It's easy for most people to evaluate quarterbacks, receivers, running backs and even many defensive positions for which ready stats are available every which way you look. Such evaluations may not be perfect, but there are hard numbers people can lean on to back them up.
The offensive line is different.
There are no stats readily available, and the most some people lean on is the number of sacks given up over the course of the season. There is certainly some merit to such numbers, and usually those giving up fewer sacks have had better overall seasons across the board.
But offensive linemen these days play well over 1,000 snaps in a season—you can't separate a bad one from a good one on the basis of five snaps: giving up no sacks in a season versus a year giving up five.
The truth of the matter is that in order to evaluate offensive linemen, you need to watch them play.
And only by comparing how they do can you hope to have a realistic idea of how they performed.
That, though, has a couple of problems.
Firstly, it's tough to watch linemen live. It sounds silly, but it's true. You naturally want to follow the ball and see what happens on the play, and it takes real work to keep watching the same battle in the trenches in a live game. Your best bet is to evaluate after the fact.
Secondly, people tend to work from a mental highlight reel when evaluating line play. You remember the splash plays—good and bad—or things pointed out to you by analysts during games, and you throw out the rest.
If those highlight plays were more good than bad, you conclude that a given player probably had a pretty good game.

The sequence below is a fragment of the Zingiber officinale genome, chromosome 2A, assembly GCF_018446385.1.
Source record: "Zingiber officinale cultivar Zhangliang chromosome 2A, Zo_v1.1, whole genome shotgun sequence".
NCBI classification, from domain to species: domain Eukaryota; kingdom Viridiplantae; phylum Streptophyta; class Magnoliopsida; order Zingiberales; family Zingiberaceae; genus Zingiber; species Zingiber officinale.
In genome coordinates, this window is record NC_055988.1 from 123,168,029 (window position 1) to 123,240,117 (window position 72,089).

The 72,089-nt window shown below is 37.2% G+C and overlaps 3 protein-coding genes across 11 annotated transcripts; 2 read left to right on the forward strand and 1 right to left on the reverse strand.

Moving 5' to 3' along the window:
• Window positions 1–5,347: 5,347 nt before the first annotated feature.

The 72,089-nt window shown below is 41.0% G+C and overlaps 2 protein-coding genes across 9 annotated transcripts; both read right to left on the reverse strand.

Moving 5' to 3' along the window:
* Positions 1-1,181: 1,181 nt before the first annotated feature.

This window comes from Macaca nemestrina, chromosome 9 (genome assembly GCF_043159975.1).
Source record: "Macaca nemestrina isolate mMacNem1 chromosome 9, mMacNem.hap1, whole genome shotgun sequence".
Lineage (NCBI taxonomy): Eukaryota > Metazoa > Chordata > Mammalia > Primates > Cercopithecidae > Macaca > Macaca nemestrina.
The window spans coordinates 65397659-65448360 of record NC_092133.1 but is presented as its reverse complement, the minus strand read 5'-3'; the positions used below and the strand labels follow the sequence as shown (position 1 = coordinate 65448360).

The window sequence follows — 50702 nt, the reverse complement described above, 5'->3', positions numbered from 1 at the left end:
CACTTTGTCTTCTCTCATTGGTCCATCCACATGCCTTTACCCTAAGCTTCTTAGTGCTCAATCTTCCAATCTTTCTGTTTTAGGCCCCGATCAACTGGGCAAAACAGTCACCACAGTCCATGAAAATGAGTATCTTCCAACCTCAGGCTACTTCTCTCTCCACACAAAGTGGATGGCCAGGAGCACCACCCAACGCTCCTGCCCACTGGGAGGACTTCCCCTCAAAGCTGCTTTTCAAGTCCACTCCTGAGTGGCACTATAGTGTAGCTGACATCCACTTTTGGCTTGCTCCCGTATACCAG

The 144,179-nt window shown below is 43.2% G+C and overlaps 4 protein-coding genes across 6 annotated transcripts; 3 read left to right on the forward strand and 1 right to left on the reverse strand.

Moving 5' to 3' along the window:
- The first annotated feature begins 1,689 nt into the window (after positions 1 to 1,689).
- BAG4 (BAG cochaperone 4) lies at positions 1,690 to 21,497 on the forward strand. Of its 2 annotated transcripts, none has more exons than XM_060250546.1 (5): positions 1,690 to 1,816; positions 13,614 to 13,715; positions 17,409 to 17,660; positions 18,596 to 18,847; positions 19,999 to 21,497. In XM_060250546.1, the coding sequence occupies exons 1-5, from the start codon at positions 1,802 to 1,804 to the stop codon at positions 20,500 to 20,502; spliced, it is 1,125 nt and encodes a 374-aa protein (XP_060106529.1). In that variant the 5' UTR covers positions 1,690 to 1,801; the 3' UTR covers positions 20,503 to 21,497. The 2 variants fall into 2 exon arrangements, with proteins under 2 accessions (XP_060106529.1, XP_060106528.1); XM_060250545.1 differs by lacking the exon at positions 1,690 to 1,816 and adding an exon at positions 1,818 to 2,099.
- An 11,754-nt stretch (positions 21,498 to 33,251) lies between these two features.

But it's the 50 other snaps that usually determine more accurately how he actually performed.
Was he successfully turning his defender and sealing him away from the run? Did he get to the second level and obstruct linebackers, or was he constantly on his back foot, allowing the hole to be squeezed and the defense to have the upper hand?
Those are the plays that decide games over 60 minutes, but they may not be noticed unless you're watching and recording what you see on every snap.
I'm fortunate enough (or unfortunate enough, depending on how you look at it) to get paid to do that for a living, and over the past few seasons I have watched more tape on offensive lineman than most people on the planet. While the mainstream media continues to wax lyrical about the same few overrated faces on the offensive line, I'm going to introduce to you the All-Underrated Offensive Line.
Some of these players you will know well, some you will see purely as journeymen, some as nothing better than average.
But all have been very good players, and all remain extremely underrated.